Tuesday, 11 February 2014

Puška


I once stood in a market place surrounded by people, who had just fled a nearby village. They carried whatever they had been able to grab before they had been forced from burning homes, they were almost all women and children.

I was part of a small team and we were very much on our own. After a while things got quite unpleasant and we were forced to withdraw. The strange thing about that day is that the events which inspired the following poem where the most pleasant, yet harrowing, part of that day.

I hope you like the poem.

Puška*

They stand in front of me
wide hollow eyes search my soul.
Grubby faces, ragged clothes, empty eyes.
Itchy fingers point,
the word "puška" comes again.
In my hands it's a tool of the trade;
yet their young eyes have seen,
their young ears have heard
and their, so very young lives, have lost.
"Puška"
I reached into my pocket
pulled out marbles and squatted.
There in the dust we played.
That day I lost a few marbles,**
learned the word "puška"
and the hollow eyes still haunt me.

John Carré Buchanan
10 February 2014

* Puška - Rifle
** Lose your Marbles - Ideom, lose your mind,

32 comments:

  1. Bosnia? when I did my teacher training, one of the schools I trained in was a downtown school in which there were a lot of refugees from Bosnia Herzogovinia. I remember one of these teenage girls saying to another girl, born and raised in Vancouver, she couldn't believe she had never seen someone killed in front of her or watched someone die. That was a horrible conflict and so pointless, as indeed most such things are. Lovely poem by the way. A touching reminder of what is lost in war, and who is most hurt by it. You should consider it for the contest this month!

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    1. Andy,Thank you. Yes, it was Bosnia. The children's fascination with our rifles was what hit me, perhaps it was that the SA80 looked so space age (or plasticky) when compared with the AK. Everywhere we went children wanted to look at it.
      As for the schools, I have lived in deserted school houses during a number of conflicts, education and innocence always seems to be amoung the first casualties of war.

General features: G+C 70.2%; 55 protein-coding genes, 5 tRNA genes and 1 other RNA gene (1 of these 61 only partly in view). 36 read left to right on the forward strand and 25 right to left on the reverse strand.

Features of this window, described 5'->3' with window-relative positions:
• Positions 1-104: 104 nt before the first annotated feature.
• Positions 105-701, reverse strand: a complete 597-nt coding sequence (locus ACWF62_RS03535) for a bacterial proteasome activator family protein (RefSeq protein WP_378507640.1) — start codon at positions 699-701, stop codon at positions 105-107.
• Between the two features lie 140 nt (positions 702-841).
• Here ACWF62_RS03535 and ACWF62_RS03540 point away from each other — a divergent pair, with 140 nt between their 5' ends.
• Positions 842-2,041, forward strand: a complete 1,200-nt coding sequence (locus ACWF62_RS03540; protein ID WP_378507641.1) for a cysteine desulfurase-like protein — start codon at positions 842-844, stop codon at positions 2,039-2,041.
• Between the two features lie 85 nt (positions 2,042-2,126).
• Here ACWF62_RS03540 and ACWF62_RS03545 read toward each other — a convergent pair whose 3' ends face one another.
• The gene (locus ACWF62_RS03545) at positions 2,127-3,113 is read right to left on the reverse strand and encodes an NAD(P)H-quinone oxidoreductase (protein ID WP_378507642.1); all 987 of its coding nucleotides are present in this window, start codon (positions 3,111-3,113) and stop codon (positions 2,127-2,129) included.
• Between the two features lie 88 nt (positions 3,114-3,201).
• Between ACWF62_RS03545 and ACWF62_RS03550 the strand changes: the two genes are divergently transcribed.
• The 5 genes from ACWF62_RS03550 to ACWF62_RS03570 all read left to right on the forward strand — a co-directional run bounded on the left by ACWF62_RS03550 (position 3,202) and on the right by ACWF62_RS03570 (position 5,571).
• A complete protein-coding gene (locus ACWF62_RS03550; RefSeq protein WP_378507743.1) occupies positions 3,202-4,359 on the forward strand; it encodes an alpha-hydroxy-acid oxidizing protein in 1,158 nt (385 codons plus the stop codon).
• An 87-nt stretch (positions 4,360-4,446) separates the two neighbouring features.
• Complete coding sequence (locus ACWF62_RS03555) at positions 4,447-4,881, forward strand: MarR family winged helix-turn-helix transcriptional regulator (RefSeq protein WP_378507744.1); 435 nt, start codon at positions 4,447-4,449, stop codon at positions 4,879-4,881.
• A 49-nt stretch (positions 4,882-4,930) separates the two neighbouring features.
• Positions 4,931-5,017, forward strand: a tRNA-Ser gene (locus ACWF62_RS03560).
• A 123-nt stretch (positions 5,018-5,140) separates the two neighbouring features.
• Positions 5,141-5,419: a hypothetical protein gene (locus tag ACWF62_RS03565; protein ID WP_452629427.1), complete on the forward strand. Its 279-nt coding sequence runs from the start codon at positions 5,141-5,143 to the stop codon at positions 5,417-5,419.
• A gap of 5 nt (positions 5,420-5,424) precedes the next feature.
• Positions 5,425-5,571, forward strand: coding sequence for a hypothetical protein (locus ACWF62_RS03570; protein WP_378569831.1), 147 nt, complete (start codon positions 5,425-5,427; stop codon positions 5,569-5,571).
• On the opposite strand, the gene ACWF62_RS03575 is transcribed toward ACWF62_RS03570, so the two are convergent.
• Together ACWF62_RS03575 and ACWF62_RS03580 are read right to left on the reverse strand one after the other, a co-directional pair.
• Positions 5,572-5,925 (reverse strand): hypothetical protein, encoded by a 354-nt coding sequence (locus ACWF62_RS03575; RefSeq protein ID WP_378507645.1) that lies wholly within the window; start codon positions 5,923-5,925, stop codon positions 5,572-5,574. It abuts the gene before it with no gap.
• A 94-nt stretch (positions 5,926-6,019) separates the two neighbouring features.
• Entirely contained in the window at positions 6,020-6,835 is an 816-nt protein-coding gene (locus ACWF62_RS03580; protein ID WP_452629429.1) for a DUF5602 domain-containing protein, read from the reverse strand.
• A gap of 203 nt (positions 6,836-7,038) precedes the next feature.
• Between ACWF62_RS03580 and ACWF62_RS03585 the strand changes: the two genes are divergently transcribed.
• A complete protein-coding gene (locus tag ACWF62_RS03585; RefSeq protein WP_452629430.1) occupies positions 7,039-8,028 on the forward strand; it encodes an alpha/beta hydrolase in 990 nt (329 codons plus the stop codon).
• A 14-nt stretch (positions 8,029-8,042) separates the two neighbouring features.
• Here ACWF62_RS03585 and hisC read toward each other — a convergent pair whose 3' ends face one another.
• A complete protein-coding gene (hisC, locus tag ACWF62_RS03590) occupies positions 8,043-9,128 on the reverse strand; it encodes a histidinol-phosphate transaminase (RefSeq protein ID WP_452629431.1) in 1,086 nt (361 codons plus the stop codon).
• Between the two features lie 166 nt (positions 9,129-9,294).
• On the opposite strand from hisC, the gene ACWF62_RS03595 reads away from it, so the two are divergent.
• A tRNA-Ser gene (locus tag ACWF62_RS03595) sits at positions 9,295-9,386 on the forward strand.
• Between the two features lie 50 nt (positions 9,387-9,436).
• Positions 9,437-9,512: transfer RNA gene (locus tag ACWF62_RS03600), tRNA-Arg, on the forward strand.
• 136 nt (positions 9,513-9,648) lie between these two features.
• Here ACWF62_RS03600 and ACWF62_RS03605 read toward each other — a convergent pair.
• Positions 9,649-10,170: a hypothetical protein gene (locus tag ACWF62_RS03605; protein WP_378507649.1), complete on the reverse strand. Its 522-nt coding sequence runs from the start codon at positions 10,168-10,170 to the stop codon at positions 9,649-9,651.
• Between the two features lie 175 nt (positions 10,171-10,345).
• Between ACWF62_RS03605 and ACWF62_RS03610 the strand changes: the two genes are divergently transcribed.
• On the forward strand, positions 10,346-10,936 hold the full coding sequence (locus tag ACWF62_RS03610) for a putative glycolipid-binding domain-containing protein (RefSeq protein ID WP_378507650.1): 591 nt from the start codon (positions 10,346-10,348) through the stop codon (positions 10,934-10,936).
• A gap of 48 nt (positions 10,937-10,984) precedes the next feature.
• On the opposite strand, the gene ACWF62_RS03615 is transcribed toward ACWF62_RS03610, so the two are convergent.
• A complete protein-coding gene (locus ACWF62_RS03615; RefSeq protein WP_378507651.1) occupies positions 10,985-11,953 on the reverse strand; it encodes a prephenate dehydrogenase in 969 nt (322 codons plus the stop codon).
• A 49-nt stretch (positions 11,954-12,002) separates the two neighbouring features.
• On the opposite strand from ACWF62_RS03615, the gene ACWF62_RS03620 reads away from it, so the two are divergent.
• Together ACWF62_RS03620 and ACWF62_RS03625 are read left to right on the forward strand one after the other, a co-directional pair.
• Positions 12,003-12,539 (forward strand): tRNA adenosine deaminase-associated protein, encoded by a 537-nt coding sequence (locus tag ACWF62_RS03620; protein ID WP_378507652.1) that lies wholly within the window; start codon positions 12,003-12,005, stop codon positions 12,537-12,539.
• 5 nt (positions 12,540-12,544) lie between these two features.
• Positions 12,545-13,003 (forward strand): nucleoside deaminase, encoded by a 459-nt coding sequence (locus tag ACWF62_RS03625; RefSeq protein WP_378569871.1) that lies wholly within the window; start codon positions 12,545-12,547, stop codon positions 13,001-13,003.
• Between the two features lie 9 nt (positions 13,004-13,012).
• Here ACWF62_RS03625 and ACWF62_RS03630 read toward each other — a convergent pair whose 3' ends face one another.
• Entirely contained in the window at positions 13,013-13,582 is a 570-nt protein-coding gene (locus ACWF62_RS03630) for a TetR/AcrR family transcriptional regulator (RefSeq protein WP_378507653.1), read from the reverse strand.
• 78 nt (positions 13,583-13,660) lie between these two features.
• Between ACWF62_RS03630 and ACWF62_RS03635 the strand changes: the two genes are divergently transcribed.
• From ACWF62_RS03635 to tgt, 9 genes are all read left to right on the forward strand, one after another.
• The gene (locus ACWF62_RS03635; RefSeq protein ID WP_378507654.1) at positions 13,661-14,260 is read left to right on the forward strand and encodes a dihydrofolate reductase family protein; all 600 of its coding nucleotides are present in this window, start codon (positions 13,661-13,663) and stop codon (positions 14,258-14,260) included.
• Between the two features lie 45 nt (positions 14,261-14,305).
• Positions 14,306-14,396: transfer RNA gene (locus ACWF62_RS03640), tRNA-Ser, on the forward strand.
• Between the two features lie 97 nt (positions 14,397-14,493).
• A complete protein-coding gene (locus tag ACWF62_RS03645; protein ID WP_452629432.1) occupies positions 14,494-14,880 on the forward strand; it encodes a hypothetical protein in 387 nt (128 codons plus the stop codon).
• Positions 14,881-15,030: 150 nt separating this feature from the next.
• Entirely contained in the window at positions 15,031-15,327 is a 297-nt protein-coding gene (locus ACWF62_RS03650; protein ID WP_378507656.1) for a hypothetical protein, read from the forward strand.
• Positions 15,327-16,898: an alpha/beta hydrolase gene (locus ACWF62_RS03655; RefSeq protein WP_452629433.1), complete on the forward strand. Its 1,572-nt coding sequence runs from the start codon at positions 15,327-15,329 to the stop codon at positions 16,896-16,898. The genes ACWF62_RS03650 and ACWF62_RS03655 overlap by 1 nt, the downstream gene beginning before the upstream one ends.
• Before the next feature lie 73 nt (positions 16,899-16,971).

I'm glad you like the poem, as The judge I can't enter the Poem on a Photo Competition, perhaps we will have to have a guest judge some time.

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  2. Great poem John, really liked this one, very tense

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    1. Ian, thank you, I'm glad you liked it.

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  3. Well done John. As usual you tell the story so well.

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    1. Thank you Janet, your comment is very much appreciated.

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  4. A tool of the trade.. that is heartbreaking that war is a trade and the gun is a tool and the world goes on ok with that.

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    1. Hi Thotpurge, Thanks for your comment,

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  5. The innocent interest of children in weapons is part of their learning. Even as a child in WW2 in can remember writing to my uncle in Italy to send home some bullets for me!

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    1. Hi Old Egg, Thanks for your comment.

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  6. Even in the middle of a hellscape, young ones will be curious and want to play. It's one way to hold on to some semblance of sanity and normalcy in a world that seems to be short on both.

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    1. Hi Rommy, Thanks for your comment. As I say in the poem, it cost me a few marbles, perhaps not the best way to hold on to ones sanity!